The best cure for revenge bedtime procrastination might be revenge daytime procrastination. Book a “meeting” on your calendar a few days a week (or every day!) to read, exercise, take a walk, meditate, or do whatever relaxes you during the work day (gasp!). If the space is already reserved, you’re more likely to do it and less likely to have it booked over by something else. Hire a babysitter even when you don’t “need” one. Instead of eating dinner in front of the TV or binging afterward, eat a quick and easy dinner and enjoy an activity you usually save for the weekends during the week.
A lot of times, we scroll or stay glued to screens to avoid our thoughts and veg out after a stressful day. If you get to the end of the day and feel revenge bedtime procrastination creeping up on you, take five quiet minutes to yourself to think or write about what happened during that might have made you feel this way. Is it something you can prevent from happening or avoid the next day?
Again, sleep is vital to your mental and physical health and wellbeing. While revenge bedtime procrastination itself isn’t a psychological disorder or condition, general procrastination, unhappiness with your life situation, or struggling to find ways to cope are all things a therapist can help with.
Revenge sleep procrastination is mainly about control. When we don't feel like we can control what happens during the daytime, we fight the feeling of disempowerment by doing whatever we can to take control of our night hours. A therapist can help you learn the skills you need to examine the source of your stress and how to handle it in a healthy way.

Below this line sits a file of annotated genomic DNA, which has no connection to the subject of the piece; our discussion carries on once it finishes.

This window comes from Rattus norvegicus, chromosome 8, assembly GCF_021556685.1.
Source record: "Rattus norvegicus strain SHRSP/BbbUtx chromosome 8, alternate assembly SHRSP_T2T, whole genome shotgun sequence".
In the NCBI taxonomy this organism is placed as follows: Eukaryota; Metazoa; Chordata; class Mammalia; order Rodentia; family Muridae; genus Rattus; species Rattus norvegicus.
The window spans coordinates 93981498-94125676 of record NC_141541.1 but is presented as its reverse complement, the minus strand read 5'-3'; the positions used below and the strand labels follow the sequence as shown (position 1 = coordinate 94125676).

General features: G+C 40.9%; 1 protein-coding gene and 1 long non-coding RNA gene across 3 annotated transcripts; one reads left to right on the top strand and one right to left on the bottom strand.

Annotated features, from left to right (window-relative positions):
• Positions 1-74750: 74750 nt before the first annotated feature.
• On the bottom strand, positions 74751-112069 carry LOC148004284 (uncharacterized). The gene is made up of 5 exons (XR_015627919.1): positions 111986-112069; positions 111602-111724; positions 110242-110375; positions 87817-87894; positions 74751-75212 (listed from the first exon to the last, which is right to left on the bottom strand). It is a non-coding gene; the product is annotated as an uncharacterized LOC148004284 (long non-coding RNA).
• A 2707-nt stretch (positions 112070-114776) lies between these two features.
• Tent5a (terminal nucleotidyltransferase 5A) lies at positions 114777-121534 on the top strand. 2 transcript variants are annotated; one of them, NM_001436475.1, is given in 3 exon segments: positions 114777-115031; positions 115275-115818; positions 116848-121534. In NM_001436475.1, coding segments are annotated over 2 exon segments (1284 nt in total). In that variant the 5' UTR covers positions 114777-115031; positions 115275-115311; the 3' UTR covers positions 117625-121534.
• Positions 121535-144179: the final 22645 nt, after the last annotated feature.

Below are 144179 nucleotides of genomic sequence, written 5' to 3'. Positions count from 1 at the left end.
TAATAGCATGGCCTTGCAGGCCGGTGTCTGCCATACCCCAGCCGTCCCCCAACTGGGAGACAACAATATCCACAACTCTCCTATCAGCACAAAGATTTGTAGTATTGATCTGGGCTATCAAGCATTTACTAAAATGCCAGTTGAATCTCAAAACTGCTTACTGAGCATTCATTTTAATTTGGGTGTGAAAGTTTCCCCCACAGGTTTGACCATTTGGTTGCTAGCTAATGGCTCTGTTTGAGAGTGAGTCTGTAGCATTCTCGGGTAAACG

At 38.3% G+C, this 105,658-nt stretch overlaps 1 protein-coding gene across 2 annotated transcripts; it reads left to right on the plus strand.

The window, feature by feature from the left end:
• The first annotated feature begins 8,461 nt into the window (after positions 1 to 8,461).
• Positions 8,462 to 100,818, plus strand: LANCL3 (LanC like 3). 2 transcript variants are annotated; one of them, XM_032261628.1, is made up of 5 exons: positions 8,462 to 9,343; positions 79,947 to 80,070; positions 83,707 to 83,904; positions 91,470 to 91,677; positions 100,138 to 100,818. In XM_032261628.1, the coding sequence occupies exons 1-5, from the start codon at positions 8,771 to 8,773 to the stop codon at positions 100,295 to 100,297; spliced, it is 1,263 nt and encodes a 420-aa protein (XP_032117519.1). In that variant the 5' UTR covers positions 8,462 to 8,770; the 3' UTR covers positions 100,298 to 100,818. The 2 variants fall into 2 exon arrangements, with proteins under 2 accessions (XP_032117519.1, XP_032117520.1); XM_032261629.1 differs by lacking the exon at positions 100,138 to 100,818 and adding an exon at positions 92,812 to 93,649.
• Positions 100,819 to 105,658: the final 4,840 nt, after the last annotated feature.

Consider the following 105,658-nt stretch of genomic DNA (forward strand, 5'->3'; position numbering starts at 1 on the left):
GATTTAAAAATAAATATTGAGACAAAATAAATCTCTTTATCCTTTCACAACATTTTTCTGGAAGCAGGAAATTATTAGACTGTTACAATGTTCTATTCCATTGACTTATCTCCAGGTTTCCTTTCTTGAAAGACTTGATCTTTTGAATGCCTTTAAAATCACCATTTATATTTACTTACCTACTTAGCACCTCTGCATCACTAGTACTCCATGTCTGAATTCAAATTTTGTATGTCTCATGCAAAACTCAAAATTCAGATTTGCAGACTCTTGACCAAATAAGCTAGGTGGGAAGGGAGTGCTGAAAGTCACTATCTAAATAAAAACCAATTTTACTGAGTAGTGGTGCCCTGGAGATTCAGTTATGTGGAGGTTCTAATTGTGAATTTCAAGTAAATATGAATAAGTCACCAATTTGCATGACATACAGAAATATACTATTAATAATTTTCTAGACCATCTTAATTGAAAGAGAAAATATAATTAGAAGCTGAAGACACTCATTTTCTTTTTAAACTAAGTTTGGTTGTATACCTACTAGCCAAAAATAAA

Along with proper sleep hygiene, including a nighttime wind-down routine, a healthy diet, and exercise, therapy is also growing as an effective treatment for insomnia and other sleep disorders. If your sleep problems are affecting you long-term or having a serious impact on your day, a doctor or therapist will be able to take a look at your sleep habits to see if you suffer from a sleep disorder and work with you to create a plan to help you start to sleep better.
While taking time for yourself is always a great idea, doing it at the expense of a good night’s sleep can have a negative impact on your physical and mental health. Whether you’re a night owl or an early bird, the sleep hours have to come from somewhere, and one thing we all have in common is that there are only twenty-four hours in a day. If you can ensure your sixteen or so hours of waking time are fulfilling and in your control, you might find that you’re happier about dedicating the remainder to rest.
Caitlin is an organizational change strategist, advisor, writer, and the founder of Commcoterie, a change management communication consultancy. She helps leaders and the consultants who work with them communicate change for long-lasting impact. Caitlin is a frequent speaker, workshop facilitator, panelist, and podcast guest on topics such as organizational change, internal communication strategy, DEIBA, leadership and learning, management and coaching, women in the workplace, mental health and wellness at work, and company culture. Find out more, including how to work with her, at www.commcoterie.com.